The first official stop of the trip is the South Africa/Mozambique border post where our passports and respective import/export documents are processed and stamped. On a bad day, you get a customs official who wants to search and inspect every inch of your vehicle. This takes hours. On a good day, you just get waved past. Monday turned out to be a good day in that sense.
Once in Mozambique, the real trek begins. It’s smooth sailing along the toll road for about 45 minutes until you hit Maputo, the capital city, and its seriously snarled traffic.
It’s a bit like an obstacle course with bumper-to-bumper traffic all cutting each other off and beeping and slamming on brakes to avoid hitting the next guy. It would be nice if there was a way to by-pass Maputo, but there isn't. You just have to go through it.
Even once you finally get to the other side of the city, traffic stays heavy and slow for quite a ways. It’s a good time to turn on relaxing music although the contrast between the rhythm inside and the rhythm outside can be so stark it's comical.
The entire trip home takes about 18 hours, so we split it into two 9 hour days. As you head to the more rural north, the traffic thins out and the scenery improves dramatically.
And you become aware of the gradual transition from an area of better development to one of less development.
Inhambane Province. I call this spot "Coconut Alley"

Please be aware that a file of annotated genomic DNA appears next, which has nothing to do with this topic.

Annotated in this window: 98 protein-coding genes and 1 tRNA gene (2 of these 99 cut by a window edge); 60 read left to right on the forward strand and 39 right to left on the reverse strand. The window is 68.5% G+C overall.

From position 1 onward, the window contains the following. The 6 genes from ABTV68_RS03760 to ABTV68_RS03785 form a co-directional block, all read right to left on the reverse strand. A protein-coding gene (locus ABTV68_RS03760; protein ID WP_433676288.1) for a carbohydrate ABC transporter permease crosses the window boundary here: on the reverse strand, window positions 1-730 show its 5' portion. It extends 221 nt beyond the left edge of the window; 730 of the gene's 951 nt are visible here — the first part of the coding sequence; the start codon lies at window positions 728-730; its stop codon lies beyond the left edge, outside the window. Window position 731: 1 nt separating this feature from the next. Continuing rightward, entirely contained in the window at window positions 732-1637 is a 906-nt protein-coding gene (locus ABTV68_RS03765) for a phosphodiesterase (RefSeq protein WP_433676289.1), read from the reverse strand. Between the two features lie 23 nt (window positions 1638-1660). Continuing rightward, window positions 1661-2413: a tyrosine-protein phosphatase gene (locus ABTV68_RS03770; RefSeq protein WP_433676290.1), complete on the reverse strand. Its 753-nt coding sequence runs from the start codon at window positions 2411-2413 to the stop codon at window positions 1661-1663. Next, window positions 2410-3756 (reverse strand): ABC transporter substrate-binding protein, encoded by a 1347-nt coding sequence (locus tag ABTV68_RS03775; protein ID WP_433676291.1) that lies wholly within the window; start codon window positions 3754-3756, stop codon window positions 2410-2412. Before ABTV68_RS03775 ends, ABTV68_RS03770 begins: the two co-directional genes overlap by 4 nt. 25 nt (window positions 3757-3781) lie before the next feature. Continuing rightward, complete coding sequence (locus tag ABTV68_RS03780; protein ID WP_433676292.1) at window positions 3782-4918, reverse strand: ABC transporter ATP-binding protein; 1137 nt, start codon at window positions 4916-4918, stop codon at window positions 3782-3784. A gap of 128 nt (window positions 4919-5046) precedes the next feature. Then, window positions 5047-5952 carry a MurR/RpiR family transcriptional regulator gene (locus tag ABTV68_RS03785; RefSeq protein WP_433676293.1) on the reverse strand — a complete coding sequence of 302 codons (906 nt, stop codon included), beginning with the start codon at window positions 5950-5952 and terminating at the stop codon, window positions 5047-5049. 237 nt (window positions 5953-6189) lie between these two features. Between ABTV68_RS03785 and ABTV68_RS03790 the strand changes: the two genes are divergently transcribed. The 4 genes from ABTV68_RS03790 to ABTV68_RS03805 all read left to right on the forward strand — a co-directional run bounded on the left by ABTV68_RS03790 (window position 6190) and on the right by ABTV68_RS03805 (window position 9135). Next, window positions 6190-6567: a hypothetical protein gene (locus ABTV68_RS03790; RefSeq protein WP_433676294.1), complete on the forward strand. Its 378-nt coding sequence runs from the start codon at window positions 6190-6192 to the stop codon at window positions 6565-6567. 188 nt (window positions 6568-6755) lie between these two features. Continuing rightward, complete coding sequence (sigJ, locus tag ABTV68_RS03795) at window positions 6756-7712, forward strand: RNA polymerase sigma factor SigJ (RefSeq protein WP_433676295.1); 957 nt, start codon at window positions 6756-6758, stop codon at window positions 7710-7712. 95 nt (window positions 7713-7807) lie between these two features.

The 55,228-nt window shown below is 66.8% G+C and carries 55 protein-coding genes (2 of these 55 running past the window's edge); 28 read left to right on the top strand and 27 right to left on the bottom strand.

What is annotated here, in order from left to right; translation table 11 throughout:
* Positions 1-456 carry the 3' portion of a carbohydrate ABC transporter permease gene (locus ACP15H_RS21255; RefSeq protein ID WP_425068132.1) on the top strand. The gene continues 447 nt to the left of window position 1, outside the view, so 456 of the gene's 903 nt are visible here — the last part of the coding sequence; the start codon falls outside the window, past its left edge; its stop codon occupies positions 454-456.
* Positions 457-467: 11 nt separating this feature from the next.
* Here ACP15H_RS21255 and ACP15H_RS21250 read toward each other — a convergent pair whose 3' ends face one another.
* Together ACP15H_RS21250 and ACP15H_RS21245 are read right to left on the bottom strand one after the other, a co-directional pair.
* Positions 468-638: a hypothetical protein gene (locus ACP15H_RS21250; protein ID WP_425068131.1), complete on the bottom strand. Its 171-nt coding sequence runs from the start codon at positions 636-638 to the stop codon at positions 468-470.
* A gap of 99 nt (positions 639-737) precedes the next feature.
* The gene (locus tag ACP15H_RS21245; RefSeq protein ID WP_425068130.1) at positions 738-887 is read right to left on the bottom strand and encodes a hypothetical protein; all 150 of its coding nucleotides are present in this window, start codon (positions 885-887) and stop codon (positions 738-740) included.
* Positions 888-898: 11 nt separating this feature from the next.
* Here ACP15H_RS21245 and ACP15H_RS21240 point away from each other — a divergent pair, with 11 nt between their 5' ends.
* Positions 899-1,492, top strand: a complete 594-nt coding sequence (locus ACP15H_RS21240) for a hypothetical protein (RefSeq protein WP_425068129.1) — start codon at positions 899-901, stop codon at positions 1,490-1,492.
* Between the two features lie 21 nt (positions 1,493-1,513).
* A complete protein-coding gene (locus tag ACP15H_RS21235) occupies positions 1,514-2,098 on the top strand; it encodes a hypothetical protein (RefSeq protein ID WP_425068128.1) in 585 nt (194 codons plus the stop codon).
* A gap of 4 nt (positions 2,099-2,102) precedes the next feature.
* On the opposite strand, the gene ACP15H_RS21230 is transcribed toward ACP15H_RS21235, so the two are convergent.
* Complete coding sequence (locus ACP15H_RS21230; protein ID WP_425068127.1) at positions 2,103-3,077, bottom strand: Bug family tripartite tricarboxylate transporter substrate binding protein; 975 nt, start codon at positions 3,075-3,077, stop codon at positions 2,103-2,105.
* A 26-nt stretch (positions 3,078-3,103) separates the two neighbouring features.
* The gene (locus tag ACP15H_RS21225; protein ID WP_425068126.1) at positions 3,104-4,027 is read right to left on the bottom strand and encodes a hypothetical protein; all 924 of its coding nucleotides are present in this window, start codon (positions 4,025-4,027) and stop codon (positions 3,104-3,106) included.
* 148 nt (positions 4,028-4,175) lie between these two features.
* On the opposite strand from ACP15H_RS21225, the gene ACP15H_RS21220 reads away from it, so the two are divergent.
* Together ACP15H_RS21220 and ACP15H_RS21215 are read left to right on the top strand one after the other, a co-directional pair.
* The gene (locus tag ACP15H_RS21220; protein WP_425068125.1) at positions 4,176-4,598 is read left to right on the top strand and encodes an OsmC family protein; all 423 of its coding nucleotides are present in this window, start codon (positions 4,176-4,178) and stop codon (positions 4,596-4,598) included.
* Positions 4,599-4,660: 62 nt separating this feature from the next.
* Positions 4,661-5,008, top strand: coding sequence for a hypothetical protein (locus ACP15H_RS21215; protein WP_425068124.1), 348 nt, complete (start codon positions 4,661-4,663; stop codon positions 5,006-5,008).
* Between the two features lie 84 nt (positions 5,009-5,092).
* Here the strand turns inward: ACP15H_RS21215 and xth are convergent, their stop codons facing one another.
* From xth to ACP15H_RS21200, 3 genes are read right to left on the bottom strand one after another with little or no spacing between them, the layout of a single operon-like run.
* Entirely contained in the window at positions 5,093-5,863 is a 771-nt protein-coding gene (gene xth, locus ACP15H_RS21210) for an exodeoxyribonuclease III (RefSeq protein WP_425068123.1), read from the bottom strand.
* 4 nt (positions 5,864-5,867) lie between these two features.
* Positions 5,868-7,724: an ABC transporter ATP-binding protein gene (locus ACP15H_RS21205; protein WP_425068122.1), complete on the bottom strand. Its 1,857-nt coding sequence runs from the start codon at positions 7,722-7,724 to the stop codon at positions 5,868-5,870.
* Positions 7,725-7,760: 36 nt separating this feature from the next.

In rural areas there are fewer cars, more animals, more people carrying loads on their heads, and no power lines.
Well, no power lines until just now, that is. This power line (below) is just going in on the Rio Save to Inchope stretch of the trip north.
The supply of power will help to fast-track development. Part of this includes better quality health care and education. This isn't happening in our area yet, but we're hopeful it will come our way.
Although the electrification of rural Mozambique has been slow in coming, cell phone coverage has been around for awhile.
And there is stiff competition between the country’s 2 cell phone moguls: MCEL and Vodacom. The nice thing about this is that in their effort to advertise as widely as possible, the companies offer to paint the many small roadside shops (for free, I believe). They have the choice between Vodacom’s red with white lettering, or MCEL’s yellow and green.
Since Vodacom is the newest kid on the block and it has been very actively promoting, it is not unusual to see all of the roadside shops in small towns painted red.
There's a pretty good balance in this town. Some of the shops even seem to have opted for no free paint.
This little shop gets the best of both worlds.
Anyway, our trip home was safe and we’re now getting back into the rhythm of bush life. Yesterday, a friend who is a pilot and civil engineer spent the afternoon with here kindly giving us valuable input on the next steps to take on finishing the air-strip (contouring and leveling).
Left to right, Kevin, Dwight and Urs (a young man from Switzerland serving the mission for a few months.)
And me? I’m busy converting fabric I picked up into curtains and blinds that are a year and a half overdue for our house. But mostly I’m in the process of recovering files and getting my replacement laptop up to speed. It’s rather a pain, and it’s very time consuming. One of the nice things about having to do review and update the files and programs, however, is that I’ve been able to do some necessary editing and streamlining.
Have a good week all.